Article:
Some of the migrants had spent days in the open with little or no food or water after Macedonia declared a state of emergency Thursday and sealed its borders to them, many refugees from war in Syria and other conflicts in the Middle East.
Meanwhile, Serbian state broadcaster RTS reported that another group of about 2,000 migrants has crossed the border from Macedonia near Miratovac village and is heading to Presevo by bus and on foot.
A photographer at the scene said people, with many children and pregnant women among them, were visibly exhausted and many asked for medical aid.
On Saturday, Macedonian authorities chose to let a small group with young children cross the frontier, the Associated Press reported, but in the pushing and confusion, thousands of people ran across a field without barbed wire.
Frustration and desperation had boiled over on Saturday, when thousands stormed through the police line to cross the border, despite police throwing grenades and using batons, before giving up and letting the people through. More than 160,000 have arrived so far in Greece, mostly crossing in inflatable dinghies from the nearby Turkish coast – an influx that has overwhelmed Greek authorities and the country’s small Aegean islands.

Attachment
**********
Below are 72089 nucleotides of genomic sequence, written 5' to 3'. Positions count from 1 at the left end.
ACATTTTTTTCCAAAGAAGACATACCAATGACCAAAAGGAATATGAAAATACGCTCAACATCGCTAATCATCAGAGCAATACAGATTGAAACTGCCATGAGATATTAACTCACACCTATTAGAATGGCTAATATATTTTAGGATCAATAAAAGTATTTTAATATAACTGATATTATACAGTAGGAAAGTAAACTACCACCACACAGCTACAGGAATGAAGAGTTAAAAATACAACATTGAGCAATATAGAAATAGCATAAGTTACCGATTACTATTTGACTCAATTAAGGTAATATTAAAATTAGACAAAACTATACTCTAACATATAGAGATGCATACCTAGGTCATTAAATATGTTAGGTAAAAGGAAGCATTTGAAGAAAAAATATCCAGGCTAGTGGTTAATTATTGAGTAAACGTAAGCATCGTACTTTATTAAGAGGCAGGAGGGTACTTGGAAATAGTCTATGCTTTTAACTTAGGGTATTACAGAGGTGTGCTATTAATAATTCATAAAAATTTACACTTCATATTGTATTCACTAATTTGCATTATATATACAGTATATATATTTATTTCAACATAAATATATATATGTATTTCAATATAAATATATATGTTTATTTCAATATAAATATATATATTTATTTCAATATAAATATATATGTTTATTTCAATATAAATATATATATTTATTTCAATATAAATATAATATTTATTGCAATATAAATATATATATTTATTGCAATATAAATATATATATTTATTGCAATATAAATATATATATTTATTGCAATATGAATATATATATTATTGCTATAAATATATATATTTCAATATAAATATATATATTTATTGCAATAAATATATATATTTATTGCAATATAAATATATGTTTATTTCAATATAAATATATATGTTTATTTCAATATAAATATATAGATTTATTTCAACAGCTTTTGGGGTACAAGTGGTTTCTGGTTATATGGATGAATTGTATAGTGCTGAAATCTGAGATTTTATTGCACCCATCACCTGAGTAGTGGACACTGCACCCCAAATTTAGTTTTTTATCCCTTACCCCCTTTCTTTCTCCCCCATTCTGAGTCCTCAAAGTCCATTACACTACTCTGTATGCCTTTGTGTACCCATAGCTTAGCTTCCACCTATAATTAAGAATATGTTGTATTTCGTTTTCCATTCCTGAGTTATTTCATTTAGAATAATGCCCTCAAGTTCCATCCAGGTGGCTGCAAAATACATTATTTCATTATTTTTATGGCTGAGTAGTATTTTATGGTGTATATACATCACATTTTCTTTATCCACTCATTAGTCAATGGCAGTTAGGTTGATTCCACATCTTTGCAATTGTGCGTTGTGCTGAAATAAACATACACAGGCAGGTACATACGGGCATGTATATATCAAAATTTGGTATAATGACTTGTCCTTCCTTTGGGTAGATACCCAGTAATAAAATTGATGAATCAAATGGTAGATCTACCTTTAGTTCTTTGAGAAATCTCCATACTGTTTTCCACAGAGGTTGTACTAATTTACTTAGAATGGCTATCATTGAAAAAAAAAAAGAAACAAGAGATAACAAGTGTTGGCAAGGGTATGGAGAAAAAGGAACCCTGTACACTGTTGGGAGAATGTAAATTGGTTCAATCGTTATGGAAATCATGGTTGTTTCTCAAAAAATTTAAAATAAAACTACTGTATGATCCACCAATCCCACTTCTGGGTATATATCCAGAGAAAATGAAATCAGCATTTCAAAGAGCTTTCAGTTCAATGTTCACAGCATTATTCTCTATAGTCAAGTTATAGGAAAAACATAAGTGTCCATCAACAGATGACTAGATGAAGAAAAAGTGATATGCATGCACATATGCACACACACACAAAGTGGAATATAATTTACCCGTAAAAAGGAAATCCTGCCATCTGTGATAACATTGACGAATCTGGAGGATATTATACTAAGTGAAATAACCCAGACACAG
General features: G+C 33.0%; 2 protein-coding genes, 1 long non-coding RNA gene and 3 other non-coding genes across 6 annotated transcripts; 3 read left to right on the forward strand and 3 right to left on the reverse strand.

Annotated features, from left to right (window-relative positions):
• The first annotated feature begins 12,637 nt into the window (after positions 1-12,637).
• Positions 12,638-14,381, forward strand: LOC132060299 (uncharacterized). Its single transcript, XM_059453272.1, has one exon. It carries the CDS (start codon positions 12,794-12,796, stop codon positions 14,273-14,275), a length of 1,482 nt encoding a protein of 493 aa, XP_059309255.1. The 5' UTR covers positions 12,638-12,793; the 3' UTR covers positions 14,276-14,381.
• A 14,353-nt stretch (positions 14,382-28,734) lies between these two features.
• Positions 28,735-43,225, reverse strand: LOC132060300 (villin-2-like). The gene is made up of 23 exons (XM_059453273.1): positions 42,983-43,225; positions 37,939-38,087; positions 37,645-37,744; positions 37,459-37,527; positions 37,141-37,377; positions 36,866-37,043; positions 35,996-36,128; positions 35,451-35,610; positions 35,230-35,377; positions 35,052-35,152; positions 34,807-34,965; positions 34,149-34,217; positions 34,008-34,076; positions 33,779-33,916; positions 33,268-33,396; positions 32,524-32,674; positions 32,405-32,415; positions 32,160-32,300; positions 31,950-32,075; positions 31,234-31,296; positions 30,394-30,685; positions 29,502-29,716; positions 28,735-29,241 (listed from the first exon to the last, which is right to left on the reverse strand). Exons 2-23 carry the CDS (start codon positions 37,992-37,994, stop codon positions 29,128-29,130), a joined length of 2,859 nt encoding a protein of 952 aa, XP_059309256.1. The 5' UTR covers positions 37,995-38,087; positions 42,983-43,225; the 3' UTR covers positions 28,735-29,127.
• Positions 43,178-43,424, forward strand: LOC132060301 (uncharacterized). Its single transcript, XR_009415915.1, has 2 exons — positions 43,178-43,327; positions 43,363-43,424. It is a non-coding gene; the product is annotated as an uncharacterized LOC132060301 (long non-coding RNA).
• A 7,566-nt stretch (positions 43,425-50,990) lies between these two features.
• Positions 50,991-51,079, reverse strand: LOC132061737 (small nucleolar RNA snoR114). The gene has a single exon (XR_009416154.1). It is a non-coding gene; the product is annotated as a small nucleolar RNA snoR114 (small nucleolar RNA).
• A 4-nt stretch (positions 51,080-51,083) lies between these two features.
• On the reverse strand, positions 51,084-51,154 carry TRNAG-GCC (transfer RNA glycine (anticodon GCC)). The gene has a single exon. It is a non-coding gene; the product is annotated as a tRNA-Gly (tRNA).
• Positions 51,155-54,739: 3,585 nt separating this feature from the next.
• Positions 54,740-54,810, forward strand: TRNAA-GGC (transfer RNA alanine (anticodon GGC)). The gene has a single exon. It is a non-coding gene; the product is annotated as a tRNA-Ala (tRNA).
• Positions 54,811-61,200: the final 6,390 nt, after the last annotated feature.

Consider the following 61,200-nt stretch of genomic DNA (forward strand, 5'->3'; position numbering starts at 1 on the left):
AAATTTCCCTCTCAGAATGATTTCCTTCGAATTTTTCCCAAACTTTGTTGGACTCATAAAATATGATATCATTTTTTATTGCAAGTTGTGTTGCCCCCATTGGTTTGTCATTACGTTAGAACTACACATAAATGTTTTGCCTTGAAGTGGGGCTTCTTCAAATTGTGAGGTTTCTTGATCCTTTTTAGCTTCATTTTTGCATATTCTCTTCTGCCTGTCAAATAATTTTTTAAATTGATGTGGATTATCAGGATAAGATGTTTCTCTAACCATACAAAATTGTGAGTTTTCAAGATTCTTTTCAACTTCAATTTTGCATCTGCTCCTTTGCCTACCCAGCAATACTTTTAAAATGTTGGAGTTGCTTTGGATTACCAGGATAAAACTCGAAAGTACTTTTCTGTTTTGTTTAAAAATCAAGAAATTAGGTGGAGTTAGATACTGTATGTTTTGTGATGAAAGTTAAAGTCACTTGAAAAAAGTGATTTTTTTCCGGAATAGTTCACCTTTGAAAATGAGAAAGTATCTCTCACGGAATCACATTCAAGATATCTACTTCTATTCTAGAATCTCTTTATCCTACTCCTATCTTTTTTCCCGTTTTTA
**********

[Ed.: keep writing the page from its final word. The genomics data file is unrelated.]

It was the second day of clashes between Macedonian police and the migrants, who mostly want to pass through Macedonia to wealthier northern European countries such as Germany and Sweden.
The mass movement came after Macedonia police on Saturday reopened the country’s southern frontier, enabling thousands to travel north towards Serbia from which they seek to enter the European Union (EU).
“We urge the (Macedonian) government to start opening the border again and prioritising the most vulnerable, such as women, children and sick people”, Alexandra Krause, a senior protection officer with the United Nations refugee agency, UNHCR, said earlier on Saturday.
Police fired stun grenades but did not manage to stop the rush.
Europe is now facing what the EU has called the worst refugee crisis since World War Two.
This is while Macedonian army soldiers were deployed throughout the wooded area that lines the 50-kilometer border, the report added citing army spokesman colonel Mirce Gjorgoski, who did not offer further details.
The refugees see both Macedonia and Serbia only as transit routes to Western Europe, which is why Macedonia earlier relaxed controls on migrants, allowing them 72 hours to cross the country unhindered. At the least 10 individuals have been injured within the melee.
The refugees hope that by taking trains through Serbia, they will make it to Hungary and other EU member states.
Some migrants were allowed across the border late Friday but many others were forced to wait in a cold, heavy rain, Nawras said.